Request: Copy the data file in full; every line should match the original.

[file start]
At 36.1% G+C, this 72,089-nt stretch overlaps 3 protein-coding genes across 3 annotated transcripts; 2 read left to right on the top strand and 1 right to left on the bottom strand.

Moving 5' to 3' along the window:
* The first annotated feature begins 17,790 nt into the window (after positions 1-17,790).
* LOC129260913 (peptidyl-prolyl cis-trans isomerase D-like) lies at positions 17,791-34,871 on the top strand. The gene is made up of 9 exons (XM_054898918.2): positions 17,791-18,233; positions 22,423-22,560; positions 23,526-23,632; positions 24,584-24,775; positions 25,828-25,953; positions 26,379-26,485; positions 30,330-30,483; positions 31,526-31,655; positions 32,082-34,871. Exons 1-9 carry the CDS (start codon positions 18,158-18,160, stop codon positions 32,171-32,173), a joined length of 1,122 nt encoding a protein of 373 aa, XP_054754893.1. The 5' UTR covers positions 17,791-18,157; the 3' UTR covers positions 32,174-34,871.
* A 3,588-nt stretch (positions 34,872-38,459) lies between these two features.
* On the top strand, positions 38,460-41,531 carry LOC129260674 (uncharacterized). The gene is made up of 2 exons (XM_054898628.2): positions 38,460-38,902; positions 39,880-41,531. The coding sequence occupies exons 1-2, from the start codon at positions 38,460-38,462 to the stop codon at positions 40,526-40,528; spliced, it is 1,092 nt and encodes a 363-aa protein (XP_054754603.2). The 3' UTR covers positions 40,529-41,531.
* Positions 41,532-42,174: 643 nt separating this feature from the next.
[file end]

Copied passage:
At 36.1% G+C, this 72,089-nt stretch overlaps 3 protein-coding genes across 3 annotated transcripts; 2 read left to right on the top strand and 1 right to left on the bottom strand.

Moving 5' to 3' along the window:
* The first annotated feature begins 17,790 nt into the window (after positions 1-17,790).
* LOC129260913 (peptidyl-prolyl cis-trans isomerase D-like) lies at positions 17,791-34,871 on the top strand. The gene is made up of 9 exons (XM_054898918.2): positions 17,791-18,233; positions 22,423-22,560; positions 23,526-23,632; positions 24,584-24,775; positions 25,828-25,953; positions 26,379-26,485; positions 30,330-30,483; positions 31,526-31,655; positions 32,082-34,871. Exons 1-9 carry the CDS (start codon positions 18,158-18,160, stop codon positions 32,171-32,173), a joined length of 1,122 nt encoding a protein of 373 aa, XP_054754893.1. The 5' UTR covers positions 17,791-18,157; the 3' UTR covers positions 32,174-34,871.
* A 3,588-nt stretch (positions 34,872-38,459) lies between these two features.
* On the top strand, positions 38,460-41,531 carry LOC129260674 (uncharacterized). The gene is made up of 2 exons (XM_054898628.2): positions 38,460-38,902; positions 39,880-41,531. The coding sequence occupies exons 1-2, from the start codon at positions 38,460-38,462 to the stop codon at positions 40,526-40,528; spliced, it is 1,092 nt and encodes a 363-aa protein (XP_054754603.2). The 3' UTR covers positions 40,529-41,531.
* Positions 41,532-42,174: 643 nt separating this feature from the next.